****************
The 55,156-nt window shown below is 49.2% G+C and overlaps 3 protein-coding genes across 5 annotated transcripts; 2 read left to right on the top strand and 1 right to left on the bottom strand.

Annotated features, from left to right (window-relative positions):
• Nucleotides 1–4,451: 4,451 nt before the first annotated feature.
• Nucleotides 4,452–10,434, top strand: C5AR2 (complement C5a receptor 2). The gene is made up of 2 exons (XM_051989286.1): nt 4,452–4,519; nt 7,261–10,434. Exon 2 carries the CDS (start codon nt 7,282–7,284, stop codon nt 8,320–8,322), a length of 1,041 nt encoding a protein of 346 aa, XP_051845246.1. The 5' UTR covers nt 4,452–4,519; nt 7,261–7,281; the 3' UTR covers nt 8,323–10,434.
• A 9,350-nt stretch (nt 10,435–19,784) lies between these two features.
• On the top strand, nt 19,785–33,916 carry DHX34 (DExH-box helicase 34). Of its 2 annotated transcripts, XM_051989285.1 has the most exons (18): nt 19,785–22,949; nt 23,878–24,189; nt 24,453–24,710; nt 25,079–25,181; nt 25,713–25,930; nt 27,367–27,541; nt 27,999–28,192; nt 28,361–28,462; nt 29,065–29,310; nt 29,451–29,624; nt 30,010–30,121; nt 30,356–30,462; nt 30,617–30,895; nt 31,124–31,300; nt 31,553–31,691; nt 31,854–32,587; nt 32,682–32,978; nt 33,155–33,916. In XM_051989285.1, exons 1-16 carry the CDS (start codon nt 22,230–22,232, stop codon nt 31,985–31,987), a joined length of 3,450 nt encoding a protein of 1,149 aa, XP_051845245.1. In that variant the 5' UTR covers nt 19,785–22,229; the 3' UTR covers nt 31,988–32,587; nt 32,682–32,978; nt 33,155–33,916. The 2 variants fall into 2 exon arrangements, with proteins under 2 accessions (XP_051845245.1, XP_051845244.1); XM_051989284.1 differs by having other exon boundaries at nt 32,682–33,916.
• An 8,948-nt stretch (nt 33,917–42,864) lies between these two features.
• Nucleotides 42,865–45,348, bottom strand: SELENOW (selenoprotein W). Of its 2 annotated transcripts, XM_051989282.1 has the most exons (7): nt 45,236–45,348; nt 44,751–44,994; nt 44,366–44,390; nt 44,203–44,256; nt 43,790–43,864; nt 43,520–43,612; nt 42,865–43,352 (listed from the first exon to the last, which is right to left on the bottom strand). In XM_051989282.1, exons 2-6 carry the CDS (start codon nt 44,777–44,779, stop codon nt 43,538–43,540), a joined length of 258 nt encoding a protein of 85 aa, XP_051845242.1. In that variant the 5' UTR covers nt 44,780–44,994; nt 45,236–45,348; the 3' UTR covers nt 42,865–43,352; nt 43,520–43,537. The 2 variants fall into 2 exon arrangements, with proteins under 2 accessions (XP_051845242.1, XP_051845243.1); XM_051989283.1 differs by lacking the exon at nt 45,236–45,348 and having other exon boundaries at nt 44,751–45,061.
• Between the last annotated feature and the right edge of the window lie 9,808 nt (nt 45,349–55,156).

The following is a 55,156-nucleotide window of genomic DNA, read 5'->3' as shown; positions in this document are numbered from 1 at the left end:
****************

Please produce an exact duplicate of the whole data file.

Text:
The 55,156-nt window shown below is 49.2% G+C and overlaps 3 protein-coding genes across 5 annotated transcripts; 2 read left to right on the top strand and 1 right to left on the bottom strand.

Annotated features, from left to right (window-relative positions):
• Nucleotides 1–4,451: 4,451 nt before the first annotated feature.
• Nucleotides 4,452–10,434, top strand: C5AR2 (complement C5a receptor 2). The gene is made up of 2 exons (XM_051989286.1): nt 4,452–4,519; nt 7,261–10,434. Exon 2 carries the CDS (start codon nt 7,282–7,284, stop codon nt 8,320–8,322), a length of 1,041 nt encoding a protein of 346 aa, XP_051845246.1. The 5' UTR covers nt 4,452–4,519; nt 7,261–7,281; the 3' UTR covers nt 8,323–10,434.
• A 9,350-nt stretch (nt 10,435–19,784) lies between these two features.
• On the top strand, nt 19,785–33,916 carry DHX34 (DExH-box helicase 34). Of its 2 annotated transcripts, XM_051989285.1 has the most exons (18): nt 19,785–22,949; nt 23,878–24,189; nt 24,453–24,710; nt 25,079–25,181; nt 25,713–25,930; nt 27,367–27,541; nt 27,999–28,192; nt 28,361–28,462; nt 29,065–29,310; nt 29,451–29,624; nt 30,010–30,121; nt 30,356–30,462; nt 30,617–30,895; nt 31,124–31,300; nt 31,553–31,691; nt 31,854–32,587; nt 32,682–32,978; nt 33,155–33,916. In XM_051989285.1, exons 1-16 carry the CDS (start codon nt 22,230–22,232, stop codon nt 31,985–31,987), a joined length of 3,450 nt encoding a protein of 1,149 aa, XP_051845245.1. In that variant the 5' UTR covers nt 19,785–22,229; the 3' UTR covers nt 31,988–32,587; nt 32,682–32,978; nt 33,155–33,916. The 2 variants fall into 2 exon arrangements, with proteins under 2 accessions (XP_051845245.1, XP_051845244.1); XM_051989284.1 differs by having other exon boundaries at nt 32,682–33,916.
• An 8,948-nt stretch (nt 33,917–42,864) lies between these two features.
• Nucleotides 42,865–45,348, bottom strand: SELENOW (selenoprotein W). Of its 2 annotated transcripts, XM_051989282.1 has the most exons (7): nt 45,236–45,348; nt 44,751–44,994; nt 44,366–44,390; nt 44,203–44,256; nt 43,790–43,864; nt 43,520–43,612; nt 42,865–43,352 (listed from the first exon to the last, which is right to left on the bottom strand). In XM_051989282.1, exons 2-6 carry the CDS (start codon nt 44,777–44,779, stop codon nt 43,538–43,540), a joined length of 258 nt encoding a protein of 85 aa, XP_051845242.1. In that variant the 5' UTR covers nt 44,780–44,994; nt 45,236–45,348; the 3' UTR covers nt 42,865–43,352; nt 43,520–43,537. The 2 variants fall into 2 exon arrangements, with proteins under 2 accessions (XP_051845242.1, XP_051845243.1); XM_051989283.1 differs by lacking the exon at nt 45,236–45,348 and having other exon boundaries at nt 44,751–45,061.
• Between the last annotated feature and the right edge of the window lie 9,808 nt (nt 45,349–55,156).

The following is a 55,156-nucleotide window of genomic DNA, read 5'->3' as shown; positions in this document are numbered from 1 at the left end: